Go Nutty for Your Health: Eat More Nuts

Dietary guidelines for the prevention of chronic diseases have changed recently to emphasize diets high in plant-based foods and low in animal-based foods. The majority of these plant-based eating regimens emphasize the consumption of nuts as a crucial element. Nuts are a good source of unsaturated fatty acids, dietary fiber, minerals, vitamins, and other bioactive components and have a distinctive nutritional makeup. This makes nuts an essential component of healthy eating. 

Nuts’ high nutritional value has been proven to lower the risk of heart disease, cancer, Alzheimer’s, and diabetes, as well as extend lifespan. There are lots of reasons to enjoy nuts; in fact, research has shown that just two or three servings per week can significantly improve your overall health. 

This guide provides details on the health benefits of eating different types of nuts so you can decide which ones are best for you and learn how to use them to maximize their health benefits. This will enlighten you, so next time you’re craving something crunchy and you reach for the Aldi ad, you can select some nuts instead of less healthy snacks like chips or candy bars.

Almonds Reduce Body Fat and Cholesterol

When you eat almonds, bad cholesterol (LDL), which is responsible for forming plaques in your coronary arteries that can result in heart attacks, is reduced. The LDL reduction is dose-dependent. This implies that eating more almonds can reduce your LDL cholesterol even more. Almonds have also been shown in clinical diet studies to lower your risk of developing insulin resistance and diabetes. Including almonds in your diet can, therefore, increase your sensitivity to insulin, even if you already have diabetes. Additionally, almonds can improve your chances of losing weight. In one study, including 84 grams, or about 3 ounces (oz), of almonds in a daily diet improved weight loss and produced a 14% reduction in body weight. Numerous studies have also demonstrated that eating almonds reduces body inflammation, which is great news because inflammation often causes pain and discomfort.  

Brazilian Nuts Guard Against Cancer

According to dietitian Kelly R. Jones, RD, Brazilian nuts contain a lot of selenium, a mineral essential for antioxidant function in processes that guard against cancer and is involved in the production of thyroid hormones. One study even demonstrated an immediate effect on blood cholesterol nine hours after consumption. Additionally, Brazilian nuts are excellent for skin, hair, and nail health. But remember, these are big nuts. Don’t consume a whole handful of them like you would almonds; you only need two or three a day to reap the rewards.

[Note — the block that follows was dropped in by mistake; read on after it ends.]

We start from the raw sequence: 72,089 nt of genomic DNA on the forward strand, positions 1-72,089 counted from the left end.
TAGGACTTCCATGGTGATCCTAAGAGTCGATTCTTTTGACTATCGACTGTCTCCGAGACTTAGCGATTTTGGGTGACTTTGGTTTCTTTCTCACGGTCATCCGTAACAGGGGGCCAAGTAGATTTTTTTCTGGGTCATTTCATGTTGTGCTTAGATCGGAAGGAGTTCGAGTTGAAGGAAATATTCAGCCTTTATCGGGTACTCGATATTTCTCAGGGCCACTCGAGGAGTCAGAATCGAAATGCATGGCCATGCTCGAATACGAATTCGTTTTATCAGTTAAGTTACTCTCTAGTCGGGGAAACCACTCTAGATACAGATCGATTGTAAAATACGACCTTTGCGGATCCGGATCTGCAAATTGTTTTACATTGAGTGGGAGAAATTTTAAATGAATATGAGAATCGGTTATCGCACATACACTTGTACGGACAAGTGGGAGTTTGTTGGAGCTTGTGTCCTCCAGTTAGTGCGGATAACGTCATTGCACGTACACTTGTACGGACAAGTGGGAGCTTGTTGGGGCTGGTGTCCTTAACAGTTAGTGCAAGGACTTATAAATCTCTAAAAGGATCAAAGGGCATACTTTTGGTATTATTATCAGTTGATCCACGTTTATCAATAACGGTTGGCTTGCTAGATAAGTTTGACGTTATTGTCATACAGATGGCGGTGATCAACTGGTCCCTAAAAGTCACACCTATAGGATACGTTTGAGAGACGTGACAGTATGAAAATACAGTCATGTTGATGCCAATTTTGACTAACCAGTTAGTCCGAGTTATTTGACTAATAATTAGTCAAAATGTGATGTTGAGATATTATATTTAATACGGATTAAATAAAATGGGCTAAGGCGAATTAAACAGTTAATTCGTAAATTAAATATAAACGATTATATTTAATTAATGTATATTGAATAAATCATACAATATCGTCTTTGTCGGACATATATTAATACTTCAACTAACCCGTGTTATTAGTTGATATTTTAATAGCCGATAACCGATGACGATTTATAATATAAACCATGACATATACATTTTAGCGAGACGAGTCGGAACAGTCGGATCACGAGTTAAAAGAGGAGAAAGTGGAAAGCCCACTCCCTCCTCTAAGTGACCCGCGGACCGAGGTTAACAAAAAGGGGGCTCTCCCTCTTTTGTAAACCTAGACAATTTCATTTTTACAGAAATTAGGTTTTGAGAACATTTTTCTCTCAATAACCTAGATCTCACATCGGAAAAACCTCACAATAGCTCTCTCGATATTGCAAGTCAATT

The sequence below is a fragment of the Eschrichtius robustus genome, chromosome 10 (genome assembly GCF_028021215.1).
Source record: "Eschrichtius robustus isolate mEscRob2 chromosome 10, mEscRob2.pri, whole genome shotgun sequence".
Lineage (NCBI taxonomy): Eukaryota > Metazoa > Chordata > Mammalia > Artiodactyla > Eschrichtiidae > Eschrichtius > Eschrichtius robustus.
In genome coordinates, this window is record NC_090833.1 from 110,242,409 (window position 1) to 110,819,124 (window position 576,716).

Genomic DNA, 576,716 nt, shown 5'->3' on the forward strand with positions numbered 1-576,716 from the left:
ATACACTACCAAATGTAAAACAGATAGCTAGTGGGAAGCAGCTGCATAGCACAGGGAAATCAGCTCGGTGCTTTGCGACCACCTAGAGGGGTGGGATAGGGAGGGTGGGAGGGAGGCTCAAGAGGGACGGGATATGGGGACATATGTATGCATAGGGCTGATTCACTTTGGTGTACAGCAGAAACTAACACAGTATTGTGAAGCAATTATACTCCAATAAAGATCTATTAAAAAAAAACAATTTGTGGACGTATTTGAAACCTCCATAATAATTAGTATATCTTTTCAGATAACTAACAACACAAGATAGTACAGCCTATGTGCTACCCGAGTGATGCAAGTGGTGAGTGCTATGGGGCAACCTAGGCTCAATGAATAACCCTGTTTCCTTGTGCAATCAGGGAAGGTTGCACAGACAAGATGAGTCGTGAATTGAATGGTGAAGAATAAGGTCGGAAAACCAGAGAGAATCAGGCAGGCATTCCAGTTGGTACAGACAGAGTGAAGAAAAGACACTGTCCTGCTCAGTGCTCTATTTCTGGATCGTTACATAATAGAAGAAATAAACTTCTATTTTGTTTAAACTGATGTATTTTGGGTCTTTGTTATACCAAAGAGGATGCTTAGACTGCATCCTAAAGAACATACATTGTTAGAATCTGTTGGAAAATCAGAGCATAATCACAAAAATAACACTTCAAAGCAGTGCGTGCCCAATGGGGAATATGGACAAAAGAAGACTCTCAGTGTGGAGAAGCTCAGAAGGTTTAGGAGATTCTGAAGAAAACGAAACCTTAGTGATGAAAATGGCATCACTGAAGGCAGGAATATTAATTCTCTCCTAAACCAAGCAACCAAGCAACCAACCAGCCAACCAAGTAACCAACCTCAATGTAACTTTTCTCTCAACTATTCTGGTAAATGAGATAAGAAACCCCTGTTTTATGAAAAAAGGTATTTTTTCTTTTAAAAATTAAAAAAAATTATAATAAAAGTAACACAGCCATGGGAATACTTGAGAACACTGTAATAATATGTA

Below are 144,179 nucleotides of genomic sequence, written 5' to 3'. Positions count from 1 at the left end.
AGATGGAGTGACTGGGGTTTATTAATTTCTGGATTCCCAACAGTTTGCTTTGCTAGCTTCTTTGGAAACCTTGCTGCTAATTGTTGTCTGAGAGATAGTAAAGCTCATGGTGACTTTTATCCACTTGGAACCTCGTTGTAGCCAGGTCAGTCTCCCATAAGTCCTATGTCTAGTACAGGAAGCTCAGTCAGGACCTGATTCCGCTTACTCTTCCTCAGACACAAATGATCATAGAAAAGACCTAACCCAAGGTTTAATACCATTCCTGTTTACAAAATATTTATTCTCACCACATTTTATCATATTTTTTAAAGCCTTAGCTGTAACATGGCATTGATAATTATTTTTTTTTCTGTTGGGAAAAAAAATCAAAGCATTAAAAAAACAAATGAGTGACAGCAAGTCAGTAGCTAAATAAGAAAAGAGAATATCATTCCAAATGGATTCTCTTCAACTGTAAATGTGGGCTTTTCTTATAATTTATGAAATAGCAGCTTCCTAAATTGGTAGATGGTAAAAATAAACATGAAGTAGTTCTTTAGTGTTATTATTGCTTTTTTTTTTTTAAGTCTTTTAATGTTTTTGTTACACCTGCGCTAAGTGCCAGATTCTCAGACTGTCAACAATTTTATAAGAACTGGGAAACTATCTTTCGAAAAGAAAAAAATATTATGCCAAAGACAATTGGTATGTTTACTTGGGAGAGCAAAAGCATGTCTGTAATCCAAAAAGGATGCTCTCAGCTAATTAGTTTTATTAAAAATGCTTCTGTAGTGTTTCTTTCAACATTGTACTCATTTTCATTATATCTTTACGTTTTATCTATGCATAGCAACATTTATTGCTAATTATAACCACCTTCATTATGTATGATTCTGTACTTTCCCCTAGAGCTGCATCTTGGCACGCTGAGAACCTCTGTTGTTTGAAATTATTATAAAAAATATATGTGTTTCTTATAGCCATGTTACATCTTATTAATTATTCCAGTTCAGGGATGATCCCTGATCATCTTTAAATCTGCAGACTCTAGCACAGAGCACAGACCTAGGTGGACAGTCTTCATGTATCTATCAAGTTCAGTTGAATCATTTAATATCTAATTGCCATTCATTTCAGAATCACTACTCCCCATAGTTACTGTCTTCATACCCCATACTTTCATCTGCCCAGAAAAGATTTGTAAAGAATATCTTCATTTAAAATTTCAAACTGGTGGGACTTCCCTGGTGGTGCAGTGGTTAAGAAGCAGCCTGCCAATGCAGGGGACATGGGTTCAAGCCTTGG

Walnuts Maintain Clear Arteries

The majority of nuts have a lot of good fat. Walnuts contain 47% of these good fats, known as polyunsaturated fatty acids. Walnuts are the only nut that contains alpha-linoleic acid, a specific type of polyunsaturated fatty acid found in small amounts in most other nuts. It has been shown that alpha-linolenic acid’s anti-inflammatory properties reduce the formation of plaque in coronary arteries. It has been proven that eating walnuts improves cholesterol levels, the health of blood vessels, and the function of tiny arteries. According to recent studies, people who consumed 43 grams of walnuts everyday had lower levels of both total and LDL cholesterol. 

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Pistachios Lower Blood Pressure

Stress negatively affects our bodies and hearts, and it causes our blood pressure to rise. Get this: eating pistachios can lower your blood pressure when you’re under stress. When participants in a particular study consumed about 1.5 ounces of pistachios per day and were subjected to mental stress, their blood pressure rose less than that of the control group. In another study, a diet high in pistachios improved patients with diabetes’ response to stress, 24-hour blood glucose levels, and heart rate during a four-week trial. This means eating pistachios can lower total and LDL cholesterol in diabetics and lower their risk of developing artery-related heart disease.

Peanuts Can Lower The Risk Of Heart Disease

Numerous studies indicate that eating peanuts, including peanut butter, can lower the risk of heart disease. According to the Nurses’ Health Study, women who ate peanuts and peanut butter had a 34% lower risk of developing heart disease. The majority of the advantages were seen in people who consumed peanuts frequently. A serving of 1 ounce of peanuts and 1 tablespoon of peanut butter five times a week or more reduced the risk of heart disease by 44% in a study of 6,309 diabetic women. It has also been demonstrated that eating peanuts and peanut butter reduces diabetes risk in both thin and overweight women. Finally, peanuts, like many other nuts, can help you meet your protein needs while also lowering your cholesterol, especially when combined with other nutritious diet options.

Cashews Help Fight Fatigue

Cashews are said to have more iron than any other nut. Dieticians recommend more people include them in their diets since iron deficiency is the most prevalent nutrient deficiency. If you lack iron, fatigue happens. This is because your body can’t make enough hemoglobin in your red blood cells to deliver oxygen. Hemoglobin is a type of protein found in red blood cells. It transports oxygen from the lungs to every part of the body. Hemoglobin contains a considerable amount of iron. According to health experts, cashews are an excellent dairy substitute due to their creamy texture. 

Photo by Pavel Kalenik on Unsplash

 

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